Yes, that’s what I was thinking but I was thinking of it as a gate on a hinge that will let it swing back on itself on the right side when you are standing in the carport looking at the door.
My friend, with five kids, had something similar around her pool, except that it was wrought iron fencing. They were able to remove the sections to open one whole area of the yard to the entertainment/seating area when they had guests. It worked beautifully. I am thinking that this might be a better option for you since it would allow the whole area to be open as much as possible, you could use the ramp to dolly/cart things up to the doors or just lift them in. The fact that it would actually be a stiff railing (and not just fencing) might take it up to code for your area.
I’m glad there is progress outside your house! The ramp looks fine! And you did explain the height difference of the side pad so that I understood it 🙂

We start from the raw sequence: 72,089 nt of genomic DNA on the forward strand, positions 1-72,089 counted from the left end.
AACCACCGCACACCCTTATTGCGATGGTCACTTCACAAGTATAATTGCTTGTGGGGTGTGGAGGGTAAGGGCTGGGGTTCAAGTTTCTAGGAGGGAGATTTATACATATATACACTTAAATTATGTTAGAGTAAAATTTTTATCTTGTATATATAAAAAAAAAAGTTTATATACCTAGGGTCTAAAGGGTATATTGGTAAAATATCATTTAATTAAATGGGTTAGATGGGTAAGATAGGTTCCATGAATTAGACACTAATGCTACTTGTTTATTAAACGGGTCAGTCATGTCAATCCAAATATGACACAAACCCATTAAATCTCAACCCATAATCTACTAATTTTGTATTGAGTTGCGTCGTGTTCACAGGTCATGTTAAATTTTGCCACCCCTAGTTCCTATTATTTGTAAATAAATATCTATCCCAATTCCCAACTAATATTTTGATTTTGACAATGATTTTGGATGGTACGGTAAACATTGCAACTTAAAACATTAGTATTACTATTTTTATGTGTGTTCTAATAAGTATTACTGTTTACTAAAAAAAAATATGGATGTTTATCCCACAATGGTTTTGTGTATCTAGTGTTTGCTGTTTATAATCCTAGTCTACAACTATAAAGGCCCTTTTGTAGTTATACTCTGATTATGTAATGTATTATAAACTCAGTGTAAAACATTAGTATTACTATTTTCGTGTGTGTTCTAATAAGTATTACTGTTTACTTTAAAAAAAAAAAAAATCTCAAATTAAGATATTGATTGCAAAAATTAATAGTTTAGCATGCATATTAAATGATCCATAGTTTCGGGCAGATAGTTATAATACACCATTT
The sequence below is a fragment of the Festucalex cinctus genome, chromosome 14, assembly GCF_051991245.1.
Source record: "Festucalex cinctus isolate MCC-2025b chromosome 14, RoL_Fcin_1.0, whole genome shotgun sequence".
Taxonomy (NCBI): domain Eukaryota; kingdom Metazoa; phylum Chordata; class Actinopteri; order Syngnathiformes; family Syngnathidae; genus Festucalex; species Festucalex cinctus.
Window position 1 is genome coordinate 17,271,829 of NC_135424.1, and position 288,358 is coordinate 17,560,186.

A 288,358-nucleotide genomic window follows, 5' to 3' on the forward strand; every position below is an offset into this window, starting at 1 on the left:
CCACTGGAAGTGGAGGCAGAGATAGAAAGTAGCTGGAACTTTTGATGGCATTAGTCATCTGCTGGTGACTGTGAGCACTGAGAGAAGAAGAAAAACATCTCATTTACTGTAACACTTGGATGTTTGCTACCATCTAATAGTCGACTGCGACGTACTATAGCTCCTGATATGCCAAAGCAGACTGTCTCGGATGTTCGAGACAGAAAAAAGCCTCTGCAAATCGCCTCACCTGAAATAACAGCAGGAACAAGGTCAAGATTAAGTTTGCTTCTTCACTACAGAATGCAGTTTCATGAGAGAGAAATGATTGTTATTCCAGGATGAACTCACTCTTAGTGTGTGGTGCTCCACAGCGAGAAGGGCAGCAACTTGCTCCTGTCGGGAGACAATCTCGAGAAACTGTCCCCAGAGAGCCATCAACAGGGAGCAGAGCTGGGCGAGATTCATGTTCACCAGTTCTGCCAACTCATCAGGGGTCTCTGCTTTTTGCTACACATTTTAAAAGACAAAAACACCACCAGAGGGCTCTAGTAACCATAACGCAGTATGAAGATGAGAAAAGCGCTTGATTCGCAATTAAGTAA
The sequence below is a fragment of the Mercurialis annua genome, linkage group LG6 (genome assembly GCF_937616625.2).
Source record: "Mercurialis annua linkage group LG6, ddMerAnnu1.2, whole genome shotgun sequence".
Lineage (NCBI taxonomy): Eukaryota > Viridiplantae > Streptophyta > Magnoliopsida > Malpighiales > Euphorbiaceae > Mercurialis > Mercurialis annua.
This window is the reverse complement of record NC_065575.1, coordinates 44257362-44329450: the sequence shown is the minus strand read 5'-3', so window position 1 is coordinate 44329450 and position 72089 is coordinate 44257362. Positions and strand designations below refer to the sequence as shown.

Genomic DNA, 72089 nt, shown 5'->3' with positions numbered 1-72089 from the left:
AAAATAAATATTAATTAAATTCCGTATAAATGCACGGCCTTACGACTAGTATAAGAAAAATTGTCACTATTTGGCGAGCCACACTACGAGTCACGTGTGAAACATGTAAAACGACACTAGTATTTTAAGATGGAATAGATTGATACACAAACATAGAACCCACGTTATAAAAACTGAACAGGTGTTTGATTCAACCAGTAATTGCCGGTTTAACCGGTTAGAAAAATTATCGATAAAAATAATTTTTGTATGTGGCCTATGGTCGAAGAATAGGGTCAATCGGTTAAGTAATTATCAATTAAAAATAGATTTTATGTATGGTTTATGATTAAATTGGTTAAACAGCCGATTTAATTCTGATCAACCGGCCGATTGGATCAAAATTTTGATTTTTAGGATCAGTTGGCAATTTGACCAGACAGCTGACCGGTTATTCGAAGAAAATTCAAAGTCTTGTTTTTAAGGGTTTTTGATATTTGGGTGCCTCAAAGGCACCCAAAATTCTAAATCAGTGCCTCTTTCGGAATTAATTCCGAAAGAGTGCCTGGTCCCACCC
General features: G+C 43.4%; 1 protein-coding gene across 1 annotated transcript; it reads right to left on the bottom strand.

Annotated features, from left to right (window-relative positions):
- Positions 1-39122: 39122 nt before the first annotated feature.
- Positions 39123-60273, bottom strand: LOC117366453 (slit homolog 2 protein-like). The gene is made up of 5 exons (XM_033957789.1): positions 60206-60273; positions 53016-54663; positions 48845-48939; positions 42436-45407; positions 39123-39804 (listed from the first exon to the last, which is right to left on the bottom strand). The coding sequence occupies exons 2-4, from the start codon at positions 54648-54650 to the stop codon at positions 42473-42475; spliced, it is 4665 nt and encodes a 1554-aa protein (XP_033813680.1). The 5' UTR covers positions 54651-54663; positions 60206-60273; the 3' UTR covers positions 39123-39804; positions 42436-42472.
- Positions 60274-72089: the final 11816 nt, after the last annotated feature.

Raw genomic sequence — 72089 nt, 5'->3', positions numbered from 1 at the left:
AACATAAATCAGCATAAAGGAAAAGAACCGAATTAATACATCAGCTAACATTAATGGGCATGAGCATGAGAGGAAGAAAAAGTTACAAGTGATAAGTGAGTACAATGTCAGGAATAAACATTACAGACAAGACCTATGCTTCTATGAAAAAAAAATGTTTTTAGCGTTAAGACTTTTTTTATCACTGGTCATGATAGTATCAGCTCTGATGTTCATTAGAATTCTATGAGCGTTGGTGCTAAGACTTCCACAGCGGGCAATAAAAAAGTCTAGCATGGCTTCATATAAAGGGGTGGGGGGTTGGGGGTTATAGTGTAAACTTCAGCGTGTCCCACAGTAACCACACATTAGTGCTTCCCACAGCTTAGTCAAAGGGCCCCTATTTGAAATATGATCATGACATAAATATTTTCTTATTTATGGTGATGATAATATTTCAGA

Have you been working on your half-finished project list last week? I’ve been thinking of it when checking my inbox and not finding any new posts – and tried to cheer you on mentally in getting those things done! I hope the exciting concrete theatre going on outside your house gives you energy as well as making you happy 🙂
I’m so glad Matt has a ramp now that he can use. Even if you just take a ride with him, it’s getting him out of the house. It looks very nice. And much safer. I totally agree with the stone to keep him from falling off the ramp. Very nice, indeed.
Will there be another ramp to get Matt on and off the patio from the driveway or yard?
Looks amazing. Wonderful ramp. If code requires railings. Perhaps removable metal railings would work. This would give you flexibility when needed. I’m thinking round metal rails that slide into holes or flush metal rings on side of concrete. Think bathroom grab bar diameter. Check out- edge fall protection- industrial removable safety rail.
Love the progress! and the stone idea is lovely.
I live in a small town and here it’s code to have a rail on a wheelchair ramp.
Wow! It’s looking beautiful! So glad Matt has a safe ramp now, and I like the idea of the edge. Would you use the same Austin Stone as on the front/side of the house? I too sat and watched the construction crews when we built our house. Thankfully, I noticed that they had framed one of the front windows in the wrong place and was able to have them change it before further construction made it more expensive to do.